In the world of marketing, there’s a hidden digital divide wreaking havoc across various industries. It’s afflicting companies of all sizes, from small businesses to Fortune 500 companies. Is it happening in your organization?
Here’s one story that shows how it’s playing out. (I’ve changed the names, but I’m basing this example on clients I have worked with. I specialize in explaining digital marketing to Baby Boomer executives.)
Megan and John: shared goals, different language
Megan, who’s is in her late twenties, has risen to a position of responsibility at an international organization, managing a digital marketing team. She’s frustrated, though, at the lack of respect and understanding she receives from her supervisor in upper management, whom we’ll call John. John refuses to give Megan adequate funding for her work and doesn’t include her in many meetings. Megan has a great team and asks me to help her gain the respect, and budget, she needs in her organization.
John drives the vision and strategy for his division, his region, for the overall company. He needs everyone working for him to make that vision come true. He’s been successful in his career because he delivers the results he’s promised to senior management, to his board, to his shareholders to his employees.
Yet John has a weakness, an Achilles heel, he doesn’t like to acknowledge. He doesn’t really understand the new “digital marketing” or how it can move his business forward. He knows about social media – mostly from Facebook – which he considers a waste of time, and so he may budget for Google Adwords but he’s not sure it’s worth it.
While John recognizes the world has “gone digital” and makes sure he has an internal marketing team, headed by Megan, tasked with “doing the digital marketing” to drive the business forward, he’s really just going through the motions.
He’s “checking the box” and throwing it over the fence for someone else to handle. Unlike the rest of the business, he’s mostly ignoring digital marketing because he doesn’t understand it. He just hopes it will work. If it doesn’t, he might try to shake up the internal team, and also lower their budget, again.
Symptoms of the disconnect
In effect, he’s setting the team up for failure before they even start. In response, here’s how the internal marketing team or agency often works in this situation:
- They move forward and are somewhat isolated from the sales department.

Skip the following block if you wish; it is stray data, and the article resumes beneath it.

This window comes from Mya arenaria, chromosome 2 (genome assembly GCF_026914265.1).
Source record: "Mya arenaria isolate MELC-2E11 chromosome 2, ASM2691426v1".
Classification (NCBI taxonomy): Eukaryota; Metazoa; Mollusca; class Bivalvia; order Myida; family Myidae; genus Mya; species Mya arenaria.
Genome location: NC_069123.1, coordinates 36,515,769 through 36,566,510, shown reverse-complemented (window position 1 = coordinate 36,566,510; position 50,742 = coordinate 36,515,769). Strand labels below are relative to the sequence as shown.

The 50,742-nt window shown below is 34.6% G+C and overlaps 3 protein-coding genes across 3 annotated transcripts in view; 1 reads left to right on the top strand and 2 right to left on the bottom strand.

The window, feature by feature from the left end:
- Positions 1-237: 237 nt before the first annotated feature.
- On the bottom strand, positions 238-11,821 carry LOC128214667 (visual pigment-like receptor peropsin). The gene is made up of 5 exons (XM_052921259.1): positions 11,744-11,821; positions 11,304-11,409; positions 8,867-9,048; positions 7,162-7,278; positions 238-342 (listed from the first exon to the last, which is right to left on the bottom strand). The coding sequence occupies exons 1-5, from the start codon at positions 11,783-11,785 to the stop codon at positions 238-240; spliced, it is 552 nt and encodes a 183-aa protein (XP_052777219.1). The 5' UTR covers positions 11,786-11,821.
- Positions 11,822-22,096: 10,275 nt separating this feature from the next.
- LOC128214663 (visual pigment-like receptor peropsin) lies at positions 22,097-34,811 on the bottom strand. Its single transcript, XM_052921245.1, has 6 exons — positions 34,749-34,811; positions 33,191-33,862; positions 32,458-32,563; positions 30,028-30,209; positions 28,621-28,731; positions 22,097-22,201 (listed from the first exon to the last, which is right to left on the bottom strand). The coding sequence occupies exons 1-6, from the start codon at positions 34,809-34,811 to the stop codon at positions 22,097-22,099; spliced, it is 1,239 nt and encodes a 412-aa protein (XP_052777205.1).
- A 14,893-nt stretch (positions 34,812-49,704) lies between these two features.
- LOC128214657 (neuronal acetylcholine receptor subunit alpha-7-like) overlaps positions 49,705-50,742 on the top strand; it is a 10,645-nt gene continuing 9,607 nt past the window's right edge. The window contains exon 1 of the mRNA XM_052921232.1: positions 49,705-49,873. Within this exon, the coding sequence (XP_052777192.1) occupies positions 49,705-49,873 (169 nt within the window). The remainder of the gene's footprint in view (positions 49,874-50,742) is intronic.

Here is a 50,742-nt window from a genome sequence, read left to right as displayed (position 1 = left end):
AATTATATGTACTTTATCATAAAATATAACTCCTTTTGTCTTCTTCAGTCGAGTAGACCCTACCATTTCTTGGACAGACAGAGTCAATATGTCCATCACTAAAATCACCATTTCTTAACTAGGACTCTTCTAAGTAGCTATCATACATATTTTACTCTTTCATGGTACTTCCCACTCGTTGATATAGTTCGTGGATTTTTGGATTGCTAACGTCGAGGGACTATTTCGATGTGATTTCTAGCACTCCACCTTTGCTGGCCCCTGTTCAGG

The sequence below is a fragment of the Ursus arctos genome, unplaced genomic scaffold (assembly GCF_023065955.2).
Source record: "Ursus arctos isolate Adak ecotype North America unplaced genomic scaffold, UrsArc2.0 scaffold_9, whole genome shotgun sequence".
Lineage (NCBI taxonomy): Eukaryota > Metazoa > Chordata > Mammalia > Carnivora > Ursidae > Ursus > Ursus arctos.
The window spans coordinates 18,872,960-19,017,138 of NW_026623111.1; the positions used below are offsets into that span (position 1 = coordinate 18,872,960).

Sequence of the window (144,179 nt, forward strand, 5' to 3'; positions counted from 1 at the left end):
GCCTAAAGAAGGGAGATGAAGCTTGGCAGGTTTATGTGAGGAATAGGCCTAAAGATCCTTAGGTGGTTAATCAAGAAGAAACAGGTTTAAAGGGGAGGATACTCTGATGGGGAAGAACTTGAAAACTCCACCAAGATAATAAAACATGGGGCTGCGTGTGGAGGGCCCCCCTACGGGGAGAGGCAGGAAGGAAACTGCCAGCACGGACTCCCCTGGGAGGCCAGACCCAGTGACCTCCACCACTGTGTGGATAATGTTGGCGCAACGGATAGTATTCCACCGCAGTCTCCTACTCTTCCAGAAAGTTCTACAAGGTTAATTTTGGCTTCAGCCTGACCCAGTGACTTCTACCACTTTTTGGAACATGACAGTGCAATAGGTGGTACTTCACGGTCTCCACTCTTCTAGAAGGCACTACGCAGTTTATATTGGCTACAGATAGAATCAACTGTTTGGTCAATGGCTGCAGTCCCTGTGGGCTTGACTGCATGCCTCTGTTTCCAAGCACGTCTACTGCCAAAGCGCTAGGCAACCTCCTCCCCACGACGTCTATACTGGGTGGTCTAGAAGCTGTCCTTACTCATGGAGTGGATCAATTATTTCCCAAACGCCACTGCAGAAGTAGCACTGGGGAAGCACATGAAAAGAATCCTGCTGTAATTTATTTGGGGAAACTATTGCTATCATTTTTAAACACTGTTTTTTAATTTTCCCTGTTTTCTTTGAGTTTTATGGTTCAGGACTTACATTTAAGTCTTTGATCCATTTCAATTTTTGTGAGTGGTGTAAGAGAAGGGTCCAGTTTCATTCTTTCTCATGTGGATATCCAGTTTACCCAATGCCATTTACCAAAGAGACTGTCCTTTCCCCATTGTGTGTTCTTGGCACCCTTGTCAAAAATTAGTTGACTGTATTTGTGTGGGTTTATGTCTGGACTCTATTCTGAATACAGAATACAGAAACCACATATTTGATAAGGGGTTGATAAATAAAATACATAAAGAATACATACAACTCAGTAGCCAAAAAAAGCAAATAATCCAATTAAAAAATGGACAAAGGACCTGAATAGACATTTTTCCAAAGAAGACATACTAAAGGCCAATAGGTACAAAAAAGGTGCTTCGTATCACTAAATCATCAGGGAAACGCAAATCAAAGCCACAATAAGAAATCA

- They have no idea how their results will be judged by John.
- They are very busy: creating campaigns, generating likes, shares, and other online metrics.
- But they can’t win because they haven’t aligned their activities with the organization’s goals.
Megan and John’s story is just one example of many occurring inside many organizations. According to the Pew Research Center, more than a third of American workers are Millennials.They now make up the largest share of the American workforce and many (like Megan) are in management positions, overseeing teams that drive business results.
The “digital divide” between Baby Boomers (as well as some Gen X’ers) and Millennials is more than just a difference in ages and attitude; it’s a technology divide. It leaves both sides frustrated and keeps businesses from getting the results they need from their marketing dollars and efforts.
5 steps to close the divide:
- Senior leaders start to share their vision, goals, and strategy with the digital team, including timing.
- Senior leaders need to get up to speed on what the digital marketing landscape encompasses, whether that means taking courses, attending conferences, or scheduling a series of educational meetings with the digital team.
- Marketing must work directly toward business goals.This means that leadership must set expectations and allow the team or agency to create programs and campaigns aligned directly with goals, vision, and sales.
- Senior leaders must be clear about how digital marketing will be judged and what marks they need to hit to be considered successful. Marketing metrics get clearly defined.
- When leadership teams truly understand what digital marketers do, then they can provide sufficient resources.
A few months after we work together, I ask Megan how she now feels and how her team is doing. She’s thrilled that she’d been included in the conversations about the company’s strategy for the year. Her team knows exactly what they need to do and their new campaigns are in synch with the company’s goals. In fact, they’ve created a different approach, and all new work, compared to the year before. And she’s excited and re-energized with her role in the company.
That’s the digital divide that has to be recognized – and addressed – in many organizations. And it’s worth the work to recognize and change it because the results, when everything is aligned, can be amazing.